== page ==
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PHD-DESIGN  May 2009

PHD-DESIGN May 2009

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Subject:

Re: Emotional Theory Re: Online judgment of aesthetics

From:

Eduardo Corte Real <[log in to unmask]>

Reply-To:

Eduardo Corte Real <[log in to unmask]>

Date:

Mon, 18 May 2009 11:25:17 +0100

Content-Type:

text/plain

Parts/Attachments:

Parts/Attachments

text/plain (153 lines)

Dear Lars and Other Emotional,

Before Kant, it was Edmund Burke's that first treated the subject in 1757 “A 
Philosophical Enquiry into the Origin of Our Ideas of the Sublime and the 
Beautiful”.
From the begining of part II availble at
http://www.gutenberg.org/files/15043/15043-h/15043-h.htm#PART_II

“The passion caused by the great and sublime in nature, when those causes 
operate most powerfully, is astonishment: and astonishment is that state of
the soul in which all its motions are suspended, with some degree of horror.
In this case the mind is so entirely filled with its object, that it cannot
entertain any other, nor by consequence reason on that object which employs 
it. Hence arises the great power of the sublime, that, far from being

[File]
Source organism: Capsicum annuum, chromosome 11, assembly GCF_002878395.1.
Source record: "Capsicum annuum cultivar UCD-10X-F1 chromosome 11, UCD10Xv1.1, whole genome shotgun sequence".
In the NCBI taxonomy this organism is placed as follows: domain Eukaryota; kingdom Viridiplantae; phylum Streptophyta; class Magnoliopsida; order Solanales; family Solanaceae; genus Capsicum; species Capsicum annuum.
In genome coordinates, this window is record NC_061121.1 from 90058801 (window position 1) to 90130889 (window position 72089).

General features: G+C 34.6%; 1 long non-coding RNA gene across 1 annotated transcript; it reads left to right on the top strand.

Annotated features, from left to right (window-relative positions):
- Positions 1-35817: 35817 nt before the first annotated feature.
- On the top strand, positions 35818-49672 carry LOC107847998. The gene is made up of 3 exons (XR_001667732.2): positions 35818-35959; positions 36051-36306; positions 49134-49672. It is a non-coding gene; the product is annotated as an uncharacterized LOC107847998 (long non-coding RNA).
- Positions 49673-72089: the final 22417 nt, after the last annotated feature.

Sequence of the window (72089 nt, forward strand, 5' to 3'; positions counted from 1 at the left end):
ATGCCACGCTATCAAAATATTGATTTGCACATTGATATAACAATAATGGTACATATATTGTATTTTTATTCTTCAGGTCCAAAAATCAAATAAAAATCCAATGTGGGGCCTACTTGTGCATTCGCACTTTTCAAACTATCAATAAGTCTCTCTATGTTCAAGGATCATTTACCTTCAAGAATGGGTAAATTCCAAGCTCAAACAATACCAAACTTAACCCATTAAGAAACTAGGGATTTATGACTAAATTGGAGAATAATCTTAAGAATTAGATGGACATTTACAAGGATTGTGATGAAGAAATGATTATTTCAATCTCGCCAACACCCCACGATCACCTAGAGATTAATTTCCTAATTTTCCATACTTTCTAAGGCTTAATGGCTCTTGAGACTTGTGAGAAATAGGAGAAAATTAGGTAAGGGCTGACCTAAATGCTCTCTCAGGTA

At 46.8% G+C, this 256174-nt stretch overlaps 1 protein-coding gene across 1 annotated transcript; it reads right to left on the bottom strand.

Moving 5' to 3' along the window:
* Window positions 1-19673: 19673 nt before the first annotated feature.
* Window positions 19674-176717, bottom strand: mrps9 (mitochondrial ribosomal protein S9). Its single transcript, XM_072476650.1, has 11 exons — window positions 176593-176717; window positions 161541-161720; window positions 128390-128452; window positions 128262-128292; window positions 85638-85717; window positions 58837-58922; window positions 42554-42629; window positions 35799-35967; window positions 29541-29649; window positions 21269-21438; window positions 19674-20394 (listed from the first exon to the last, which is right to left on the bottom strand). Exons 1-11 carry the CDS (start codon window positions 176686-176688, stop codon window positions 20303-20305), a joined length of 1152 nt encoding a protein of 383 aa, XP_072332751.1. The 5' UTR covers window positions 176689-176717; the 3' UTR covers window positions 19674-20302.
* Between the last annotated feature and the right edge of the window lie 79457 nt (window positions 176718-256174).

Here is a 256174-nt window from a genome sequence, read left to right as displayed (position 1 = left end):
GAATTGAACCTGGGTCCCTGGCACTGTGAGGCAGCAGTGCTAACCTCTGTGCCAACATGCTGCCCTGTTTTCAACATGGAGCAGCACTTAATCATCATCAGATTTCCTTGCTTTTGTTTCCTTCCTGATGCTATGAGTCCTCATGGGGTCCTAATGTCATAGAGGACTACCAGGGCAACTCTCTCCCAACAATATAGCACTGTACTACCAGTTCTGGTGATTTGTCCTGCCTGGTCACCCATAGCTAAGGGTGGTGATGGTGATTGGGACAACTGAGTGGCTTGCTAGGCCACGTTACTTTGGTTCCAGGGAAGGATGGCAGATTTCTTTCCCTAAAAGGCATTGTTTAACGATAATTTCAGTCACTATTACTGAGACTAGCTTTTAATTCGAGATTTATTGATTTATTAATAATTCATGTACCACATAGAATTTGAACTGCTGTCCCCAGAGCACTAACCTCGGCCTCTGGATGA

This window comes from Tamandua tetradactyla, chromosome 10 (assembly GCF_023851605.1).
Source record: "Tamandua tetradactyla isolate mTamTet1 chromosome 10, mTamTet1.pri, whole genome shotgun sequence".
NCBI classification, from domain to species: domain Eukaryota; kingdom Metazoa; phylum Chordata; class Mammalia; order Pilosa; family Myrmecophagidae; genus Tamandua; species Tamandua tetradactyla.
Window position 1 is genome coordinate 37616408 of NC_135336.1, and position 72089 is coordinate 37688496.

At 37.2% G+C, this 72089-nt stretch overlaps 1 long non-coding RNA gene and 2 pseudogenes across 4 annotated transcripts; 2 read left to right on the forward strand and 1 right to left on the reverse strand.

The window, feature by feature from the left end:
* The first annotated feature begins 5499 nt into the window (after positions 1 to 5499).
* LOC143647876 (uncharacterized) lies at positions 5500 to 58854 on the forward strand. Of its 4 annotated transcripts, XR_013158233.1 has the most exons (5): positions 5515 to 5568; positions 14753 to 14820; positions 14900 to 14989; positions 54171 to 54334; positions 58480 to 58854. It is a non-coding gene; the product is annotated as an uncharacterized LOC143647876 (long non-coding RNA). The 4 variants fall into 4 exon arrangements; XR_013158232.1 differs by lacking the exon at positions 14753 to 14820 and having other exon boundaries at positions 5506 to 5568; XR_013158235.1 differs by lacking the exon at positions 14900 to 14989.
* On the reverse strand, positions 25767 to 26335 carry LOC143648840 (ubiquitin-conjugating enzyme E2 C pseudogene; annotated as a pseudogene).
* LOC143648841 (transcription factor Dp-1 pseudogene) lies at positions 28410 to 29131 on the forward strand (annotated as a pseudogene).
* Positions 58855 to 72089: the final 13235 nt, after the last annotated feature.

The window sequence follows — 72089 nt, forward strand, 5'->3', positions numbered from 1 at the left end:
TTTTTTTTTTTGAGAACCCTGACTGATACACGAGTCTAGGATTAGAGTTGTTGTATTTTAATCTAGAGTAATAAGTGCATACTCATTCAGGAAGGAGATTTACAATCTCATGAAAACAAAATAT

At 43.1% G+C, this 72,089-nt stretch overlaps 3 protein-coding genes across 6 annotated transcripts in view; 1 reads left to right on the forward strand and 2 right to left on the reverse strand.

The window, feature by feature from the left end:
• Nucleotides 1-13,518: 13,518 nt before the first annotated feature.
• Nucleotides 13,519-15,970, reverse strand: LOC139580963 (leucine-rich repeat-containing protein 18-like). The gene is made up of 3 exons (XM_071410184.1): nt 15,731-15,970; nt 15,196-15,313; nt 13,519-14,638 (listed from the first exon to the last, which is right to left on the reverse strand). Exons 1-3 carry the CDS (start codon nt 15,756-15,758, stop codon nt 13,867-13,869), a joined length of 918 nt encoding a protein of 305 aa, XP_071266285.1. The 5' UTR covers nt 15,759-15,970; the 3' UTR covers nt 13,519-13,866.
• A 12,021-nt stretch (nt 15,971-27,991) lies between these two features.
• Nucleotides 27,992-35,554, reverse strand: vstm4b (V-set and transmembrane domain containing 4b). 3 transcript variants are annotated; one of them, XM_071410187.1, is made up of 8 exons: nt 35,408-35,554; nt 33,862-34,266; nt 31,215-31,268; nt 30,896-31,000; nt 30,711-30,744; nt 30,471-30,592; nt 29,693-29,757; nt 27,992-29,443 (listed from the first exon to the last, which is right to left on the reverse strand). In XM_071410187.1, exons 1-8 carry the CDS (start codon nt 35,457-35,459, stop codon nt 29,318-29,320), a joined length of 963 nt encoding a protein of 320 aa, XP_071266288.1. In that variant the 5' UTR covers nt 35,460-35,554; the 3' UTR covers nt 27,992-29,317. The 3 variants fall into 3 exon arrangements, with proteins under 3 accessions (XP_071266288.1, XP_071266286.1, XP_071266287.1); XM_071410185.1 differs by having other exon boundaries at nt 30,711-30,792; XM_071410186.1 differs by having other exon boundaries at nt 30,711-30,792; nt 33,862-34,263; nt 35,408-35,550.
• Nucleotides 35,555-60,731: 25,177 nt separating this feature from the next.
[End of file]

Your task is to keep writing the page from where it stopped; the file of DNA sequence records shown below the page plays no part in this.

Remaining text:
produced by them, it anticipates our reasonings, and hurries us on by an 
irresistible force. Astonishment, as I have said, is the effect of the
sublime in its highest degree; the inferior effects are admiration,
reverence, and respect.”

The sublime is something external that causes an emotion: astonishment (I
like the "mind unable to entertain any other object". that often happens
when you see coffee machines working properly). Burke is considered one of
the first Romanticist Theorist (bolder guys than I would say that
Romanticists were the first Emotional Theorists)

Curious enough is the contemporary existence of Hogarth's 1753 treatise "On 
Beauty" totally Rococo, theoryzing the hypersensuality of the times.

Emotional "reasoning" was really going on. In Germany 1750 and 1757,
Alexander Baumgarten published his two volumes Aesthetica  inventing the 
word as a scientia cognitionis sensitivae.

Cheers,

Eduardo


----- Original Message ----- 
From: "Lars Albinsson" <[log in to unmask]>
To: <[log in to unmask]>
Sent: Monday, May 18, 2009 9:50 AM
Subject: SV: Emotional Theory Re: Online judgment of aesthetics


Thanks Don for his thoughts, also on the "citing business".

I guess Kant may then be a "great" reference, even from the early, 
pre-critique era?

"Tall oaks and lonely shadows in a sacred grove are sublime. Flower beds, 
low hedges and trees trimmed in figures are beautiful. Night is sublime, day 
is beautiful. Temperaments that possess a feeling for the sublime are drawn 
gradually, by the quiet stillness of a summer evening as the shimmering 
light of stars breaks through the brown shadows of night and the lonely moon 
rises into view, into high feelings of friendship, of disdain for the world, 
of eternity…the sublime moves, the beautiful charms…"


Kant, I. (1960). Observations on the feeling of the beautiful and sublime. 
Berkeley,: University of California Press.

/Lars

PS: This discussion also revokes memories of the 80ies and the "Turing test" 
for artificial intelligence. (A computer would be considered intelligent if